Bottomline, knowingly violating FLSA standards is no small matter.  Knowing that your staffing agency is violating FLSA standards, and not doing something about it, is not where you want to be.

Internal Policies Prohibiting Unauthorized Overtime

In an attempt to work around FLSA requirements,  many temporary staffing companies have developed  policies that prohibit their temporary or contract staff from working  more than 40 hours a week without pre-approval from their on site supervisor (the client) – or in some cases one of their own, off-site supervisors.  While these policies require that an employee go through an approval process before working hours over 40, they do not mitigate the staffing agency’s requirement to pay overtime rates if the employees works hours over 40 even if the employee did not follow policy and worked without the necessary approvals. 

The DOL rules are all encompassing:  If the employer knows, should know, or has reason to suspect that the employee is working more than 40 hours in a week, the extra hours must be compensated at the required 1.5 times pay rate.  While the burden would be on the employee to prove their employer had this knowledge in a court of law, in most FLSA scenarios, it is not hard to do.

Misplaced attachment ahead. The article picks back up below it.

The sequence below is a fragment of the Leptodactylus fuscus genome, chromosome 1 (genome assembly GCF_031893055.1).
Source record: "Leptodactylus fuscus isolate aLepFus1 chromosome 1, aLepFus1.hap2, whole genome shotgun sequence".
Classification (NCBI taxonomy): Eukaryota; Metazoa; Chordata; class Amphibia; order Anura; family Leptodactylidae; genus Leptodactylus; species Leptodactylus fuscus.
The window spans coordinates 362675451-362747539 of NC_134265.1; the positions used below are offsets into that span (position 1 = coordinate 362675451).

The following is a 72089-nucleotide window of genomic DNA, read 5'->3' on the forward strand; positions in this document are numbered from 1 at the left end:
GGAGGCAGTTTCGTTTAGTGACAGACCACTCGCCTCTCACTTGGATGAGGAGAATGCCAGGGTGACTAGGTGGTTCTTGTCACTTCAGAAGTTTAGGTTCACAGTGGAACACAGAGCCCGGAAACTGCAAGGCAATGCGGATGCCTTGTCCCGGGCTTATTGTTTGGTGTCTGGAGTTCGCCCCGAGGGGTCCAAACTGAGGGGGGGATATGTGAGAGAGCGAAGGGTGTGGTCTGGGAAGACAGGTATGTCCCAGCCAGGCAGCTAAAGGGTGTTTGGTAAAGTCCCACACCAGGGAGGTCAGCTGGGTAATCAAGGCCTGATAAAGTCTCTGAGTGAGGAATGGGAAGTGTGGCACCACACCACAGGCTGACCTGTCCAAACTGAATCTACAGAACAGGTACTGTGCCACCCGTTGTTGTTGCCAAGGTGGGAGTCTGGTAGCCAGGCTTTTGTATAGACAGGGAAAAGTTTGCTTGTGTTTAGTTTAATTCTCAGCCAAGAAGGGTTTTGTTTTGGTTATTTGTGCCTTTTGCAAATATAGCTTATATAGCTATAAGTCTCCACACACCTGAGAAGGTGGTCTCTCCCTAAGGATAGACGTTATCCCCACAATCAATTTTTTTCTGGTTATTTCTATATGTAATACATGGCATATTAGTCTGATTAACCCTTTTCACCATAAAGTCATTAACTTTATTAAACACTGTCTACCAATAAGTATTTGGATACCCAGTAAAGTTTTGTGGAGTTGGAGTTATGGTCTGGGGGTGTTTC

What can you do to manage your risk/avoid unforeseen overtime costs?   

  • Make sure your staffing agency is familiar with and in compliance with all FLSA standards.   Ask them how they administer the overtime pay requirement and how they manage when and how their temporary employees are asked to work more than 40 hours in a week.
  • Make sure your staffing agency contract details their responsibility to abide by FLSA pay standards and states clearly that it is their exclusive role, not yours, to manage to the requirements to all payroll related statutory requirements, including FLSA mandates.
  • In contract negotiations, allow your staffing agency to specify both a regular bill rate and an overtime bill rate. Why?  If you require your staffing agency to absorb all the costs of the overtime pay requirement, under court test it may look like you’re coercing your staffing agency into avoiding FLSA overtime pay requirements.